High-Risk Obstetrics

In the Hospital, Close-up Shot of the Doctor Doing Ultrasound / Sonogram Scan to a Pregnant Woman. Obstetrician Moving Transducer on the Belly of the Future Mother; High-Risk ObstetricsRaleigh OB/GYN Centre is home to a dedicated team of healthcare providers qualified to provide comprehensive prenatal care to our patients. This includes experience with high-risk obstetrics and helping patients manage high-risk pregnancies.

According to the National Institute of Child Health and Human Development, a high-risk pregnancy is one in which the mother, the fetus, or both are at an increased risk for complications during pregnancy or delivery than in a typical pregnancy. A pregnancy may be considered high-risk due to chronic health problems, lifestyle factors, or conditions that develop during pregnancy.

Pre-existing Risk Factors

There are certain pre-existing conditions or factors that can make a pregnancy qualify as high-risk. These include lifestyle factors and chronic health conditions. If you have any of the following risk factors, consult your doctor:

  • Diabetes
  • High blood pressure
  • Heart disease
  • Kidney problems
  • Blood disorders
  • Obesity
  • Being underweight
  • Complications in past pregnancies
  • A history of uterine surgery
  • Cancer
  • Autoimmune disease
  • Advanced maternal age (35 or older)
  • Low maternal age (18 or younger)

Issues that Develop During Pregnancy

Sometimes complications develop as the pregnancy progresses, even in women who don’t have the above risk factors. These conditions can pose a risk to the baby and/or mother.

  • Multiples: The risks of preeclampsia, gestational diabetes, placental issues, and premature birth are higher for women carrying two or more babies.
  • Preeclampsia: High blood pressure that develops during pregnancy and can affect the liver, kidneys, and brain. Risks of preterm delivery and placental issues are also more common in women with preeclampsia.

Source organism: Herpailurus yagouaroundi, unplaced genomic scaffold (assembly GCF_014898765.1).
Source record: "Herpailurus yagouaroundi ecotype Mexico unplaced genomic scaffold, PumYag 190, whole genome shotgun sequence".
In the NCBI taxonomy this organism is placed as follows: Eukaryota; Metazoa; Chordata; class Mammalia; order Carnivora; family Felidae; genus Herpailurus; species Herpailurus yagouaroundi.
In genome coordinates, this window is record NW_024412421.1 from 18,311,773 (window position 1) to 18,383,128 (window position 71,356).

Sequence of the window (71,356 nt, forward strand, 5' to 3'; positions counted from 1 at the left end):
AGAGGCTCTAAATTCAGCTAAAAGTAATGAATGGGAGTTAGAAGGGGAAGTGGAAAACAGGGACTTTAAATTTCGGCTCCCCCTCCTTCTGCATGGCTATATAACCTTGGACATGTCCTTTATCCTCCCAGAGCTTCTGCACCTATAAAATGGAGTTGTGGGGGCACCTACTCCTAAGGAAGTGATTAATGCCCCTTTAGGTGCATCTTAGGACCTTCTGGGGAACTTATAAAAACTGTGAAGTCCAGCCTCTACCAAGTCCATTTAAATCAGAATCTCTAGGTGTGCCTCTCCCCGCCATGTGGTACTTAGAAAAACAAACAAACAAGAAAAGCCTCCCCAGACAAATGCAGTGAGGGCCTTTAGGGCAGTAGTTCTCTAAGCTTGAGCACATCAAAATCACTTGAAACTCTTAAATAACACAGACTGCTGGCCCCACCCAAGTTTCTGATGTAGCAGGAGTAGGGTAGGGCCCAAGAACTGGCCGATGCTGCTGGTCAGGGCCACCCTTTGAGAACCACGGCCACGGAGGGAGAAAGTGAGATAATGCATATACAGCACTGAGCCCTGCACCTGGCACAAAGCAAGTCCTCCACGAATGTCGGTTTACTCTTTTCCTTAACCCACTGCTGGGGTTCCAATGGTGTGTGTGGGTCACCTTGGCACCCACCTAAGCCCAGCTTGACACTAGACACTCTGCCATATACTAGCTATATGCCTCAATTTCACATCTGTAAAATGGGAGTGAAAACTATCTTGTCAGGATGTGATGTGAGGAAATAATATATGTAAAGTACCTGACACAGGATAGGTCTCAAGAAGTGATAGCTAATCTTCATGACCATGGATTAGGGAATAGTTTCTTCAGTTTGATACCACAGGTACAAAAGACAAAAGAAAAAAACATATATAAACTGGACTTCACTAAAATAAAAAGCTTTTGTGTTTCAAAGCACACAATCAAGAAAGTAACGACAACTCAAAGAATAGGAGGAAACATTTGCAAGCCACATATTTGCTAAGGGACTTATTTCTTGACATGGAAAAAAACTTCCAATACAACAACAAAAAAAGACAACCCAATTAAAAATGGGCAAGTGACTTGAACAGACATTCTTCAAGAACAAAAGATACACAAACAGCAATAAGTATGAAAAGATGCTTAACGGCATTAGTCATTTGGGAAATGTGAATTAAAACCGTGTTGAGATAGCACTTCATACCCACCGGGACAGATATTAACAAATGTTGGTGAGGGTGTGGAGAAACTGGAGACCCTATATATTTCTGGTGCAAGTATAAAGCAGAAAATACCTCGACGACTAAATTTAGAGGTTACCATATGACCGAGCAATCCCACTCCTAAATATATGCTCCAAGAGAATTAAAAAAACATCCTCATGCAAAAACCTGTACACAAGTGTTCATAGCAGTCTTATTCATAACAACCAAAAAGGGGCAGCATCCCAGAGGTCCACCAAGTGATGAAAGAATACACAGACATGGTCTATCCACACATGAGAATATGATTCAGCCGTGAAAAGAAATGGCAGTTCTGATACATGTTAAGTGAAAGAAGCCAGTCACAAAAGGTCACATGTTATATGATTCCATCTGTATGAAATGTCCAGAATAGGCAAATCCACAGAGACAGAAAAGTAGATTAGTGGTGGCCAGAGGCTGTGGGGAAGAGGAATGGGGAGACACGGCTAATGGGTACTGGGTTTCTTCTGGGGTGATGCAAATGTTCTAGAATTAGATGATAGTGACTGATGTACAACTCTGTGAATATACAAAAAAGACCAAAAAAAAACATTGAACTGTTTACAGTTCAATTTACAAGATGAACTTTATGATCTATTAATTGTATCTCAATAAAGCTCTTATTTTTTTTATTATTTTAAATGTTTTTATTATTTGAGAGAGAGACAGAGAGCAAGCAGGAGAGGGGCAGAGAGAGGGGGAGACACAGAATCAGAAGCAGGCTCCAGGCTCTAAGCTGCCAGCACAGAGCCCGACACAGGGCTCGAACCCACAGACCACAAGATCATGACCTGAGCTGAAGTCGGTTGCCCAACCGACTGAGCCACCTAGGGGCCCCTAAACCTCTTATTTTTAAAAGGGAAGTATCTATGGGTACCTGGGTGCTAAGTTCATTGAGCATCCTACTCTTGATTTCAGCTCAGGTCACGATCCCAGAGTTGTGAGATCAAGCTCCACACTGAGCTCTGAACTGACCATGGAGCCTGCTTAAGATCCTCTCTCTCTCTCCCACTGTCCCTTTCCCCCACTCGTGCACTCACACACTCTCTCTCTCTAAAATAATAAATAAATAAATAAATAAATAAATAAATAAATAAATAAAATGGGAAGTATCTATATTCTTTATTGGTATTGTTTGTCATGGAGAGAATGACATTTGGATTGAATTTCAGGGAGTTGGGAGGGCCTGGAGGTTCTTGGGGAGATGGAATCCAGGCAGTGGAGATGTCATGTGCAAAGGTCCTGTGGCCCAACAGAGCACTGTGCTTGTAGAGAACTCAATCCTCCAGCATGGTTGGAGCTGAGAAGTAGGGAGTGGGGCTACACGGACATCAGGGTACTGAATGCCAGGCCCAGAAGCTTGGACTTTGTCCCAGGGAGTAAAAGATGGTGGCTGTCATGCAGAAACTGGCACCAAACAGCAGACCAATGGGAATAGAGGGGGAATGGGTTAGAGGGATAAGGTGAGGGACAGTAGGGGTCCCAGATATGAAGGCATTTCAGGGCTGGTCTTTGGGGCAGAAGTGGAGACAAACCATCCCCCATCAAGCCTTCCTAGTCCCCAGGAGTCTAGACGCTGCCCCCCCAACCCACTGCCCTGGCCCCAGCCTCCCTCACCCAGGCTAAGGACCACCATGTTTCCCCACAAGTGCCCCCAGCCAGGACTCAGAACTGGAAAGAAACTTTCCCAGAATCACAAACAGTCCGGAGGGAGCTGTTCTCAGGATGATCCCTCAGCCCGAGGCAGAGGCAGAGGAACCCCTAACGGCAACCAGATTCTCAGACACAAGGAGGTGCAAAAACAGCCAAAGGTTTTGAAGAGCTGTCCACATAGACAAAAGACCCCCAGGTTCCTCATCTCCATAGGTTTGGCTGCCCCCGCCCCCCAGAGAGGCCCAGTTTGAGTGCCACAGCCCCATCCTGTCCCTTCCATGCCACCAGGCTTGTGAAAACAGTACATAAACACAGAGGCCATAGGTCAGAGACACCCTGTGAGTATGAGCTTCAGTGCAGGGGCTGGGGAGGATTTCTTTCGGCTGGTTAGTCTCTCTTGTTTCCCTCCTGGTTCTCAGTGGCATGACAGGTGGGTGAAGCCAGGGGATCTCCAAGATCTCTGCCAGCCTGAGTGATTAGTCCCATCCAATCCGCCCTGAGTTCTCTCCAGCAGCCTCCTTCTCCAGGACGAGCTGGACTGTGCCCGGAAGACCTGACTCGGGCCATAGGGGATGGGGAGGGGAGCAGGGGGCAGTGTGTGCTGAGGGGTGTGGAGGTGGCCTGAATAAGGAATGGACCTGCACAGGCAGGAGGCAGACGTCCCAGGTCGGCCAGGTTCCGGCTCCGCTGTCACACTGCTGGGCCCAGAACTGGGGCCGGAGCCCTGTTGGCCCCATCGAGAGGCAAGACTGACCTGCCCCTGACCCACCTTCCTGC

• Gestational diabetes: Diabetes that develops during pregnancy in a woman with no prior history of diabetes. Gestational diabetes increases the risk of the baby being too large, which makes delivery more difficult. Women with gestational diabetes are more likely to need a C-section.
  • Placental abruption: The placenta separates early from the uterine wall.
  • Placenta accreta: The placenta attaches too strongly to the uterine wall. This can cause bleeding and possibly lead to hemorrhaging during labor and delivery. 
  • Placenta previa: The placenta is low in the uterus and may cover the cervix. This can lead to bleeding and early delivery.
  • HELLP Syndrome: A rare liver and blood-clotting disorder that most often develops in the third trimester. It is usually linked to high blood pressure or preeclampsia.
  • Prenatal infections: Zika virus infection has been linked to increased rates of a birth defect called microcephaly. Other infections like listeriosis and toxoplasmosis do not always cause complications but have been linked to miscarriage, preterm labor, and birth defects.
  • Preterm labor: Labor that starts before 37 weeks of pregnancy. Babies born prematurely are more likely to have health and developmental issues and will need to stay in the NICU for at least a few days if not longer. 
  • Preterm premature rupture of membranes (PPROM): A membrane of the amniotic sac ruptures and leaks amniotic fluid before 37 weeks of pregnancy. 

Managing High-Risk Pregnancy

Management of high-risk pregnancy depends on the factors that make it high-risk. If there is an underlying medical condition, then your healthcare providers will work together to safely treat your condition during your pregnancy. If complications develop during the pregnancy, then you should be monitored and treated based on those factors.

High-risk pregnancies may require more monitoring than the average pregnancy. Going to your regular prenatal appointments is critical, as is keeping any additional appointments your OB/GYN suggests. Your doctor may also recommend additional tests or procedures to keep an eye on risk factors.

Women who have pre-existing risk factors or develop complications during pregnancy should consider seeing an OB/GYN experienced in managing high-risk pregnancies. Raleigh OB/GYN Centre’s physicians are experienced in managing pregnancy, including providing high-risk obstetric care.  We work with the Rex Hospital Women’s Center and the new Obstetric Emergency Department (OB ED). To learn more about our obstetric services, call our office at (919) 876-8225 to make an appointment.